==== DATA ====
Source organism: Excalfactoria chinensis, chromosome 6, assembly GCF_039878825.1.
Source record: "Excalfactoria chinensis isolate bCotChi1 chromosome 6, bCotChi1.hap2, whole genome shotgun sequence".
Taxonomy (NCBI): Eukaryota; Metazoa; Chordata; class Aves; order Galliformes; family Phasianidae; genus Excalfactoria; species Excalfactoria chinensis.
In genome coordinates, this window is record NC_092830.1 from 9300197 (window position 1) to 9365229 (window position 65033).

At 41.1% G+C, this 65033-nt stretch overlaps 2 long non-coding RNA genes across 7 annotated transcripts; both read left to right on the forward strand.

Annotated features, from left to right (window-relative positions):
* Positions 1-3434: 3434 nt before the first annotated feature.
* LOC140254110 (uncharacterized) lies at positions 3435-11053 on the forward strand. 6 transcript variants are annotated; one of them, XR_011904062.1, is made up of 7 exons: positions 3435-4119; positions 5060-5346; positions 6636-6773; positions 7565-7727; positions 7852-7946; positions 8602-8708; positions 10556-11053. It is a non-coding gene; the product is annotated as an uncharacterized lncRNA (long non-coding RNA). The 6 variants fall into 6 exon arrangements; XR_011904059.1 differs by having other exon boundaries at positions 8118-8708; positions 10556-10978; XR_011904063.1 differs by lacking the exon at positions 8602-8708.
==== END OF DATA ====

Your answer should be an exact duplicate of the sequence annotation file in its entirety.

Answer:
Source organism: Excalfactoria chinensis, chromosome 6, assembly GCF_039878825.1.
Source record: "Excalfactoria chinensis isolate bCotChi1 chromosome 6, bCotChi1.hap2, whole genome shotgun sequence".
Taxonomy (NCBI): Eukaryota; Metazoa; Chordata; class Aves; order Galliformes; family Phasianidae; genus Excalfactoria; species Excalfactoria chinensis.
In genome coordinates, this window is record NC_092830.1 from 9300197 (window position 1) to 9365229 (window position 65033).

At 41.1% G+C, this 65033-nt stretch overlaps 2 long non-coding RNA genes across 7 annotated transcripts; both read left to right on the forward strand.

Annotated features, from left to right (window-relative positions):
* Positions 1-3434: 3434 nt before the first annotated feature.
* LOC140254110 (uncharacterized) lies at positions 3435-11053 on the forward strand. 6 transcript variants are annotated; one of them, XR_011904062.1, is made up of 7 exons: positions 3435-4119; positions 5060-5346; positions 6636-6773; positions 7565-7727; positions 7852-7946; positions 8602-8708; positions 10556-11053. It is a non-coding gene; the product is annotated as an uncharacterized lncRNA (long non-coding RNA). The 6 variants fall into 6 exon arrangements; XR_011904059.1 differs by having other exon boundaries at positions 8118-8708; positions 10556-10978; XR_011904063.1 differs by lacking the exon at positions 8602-8708.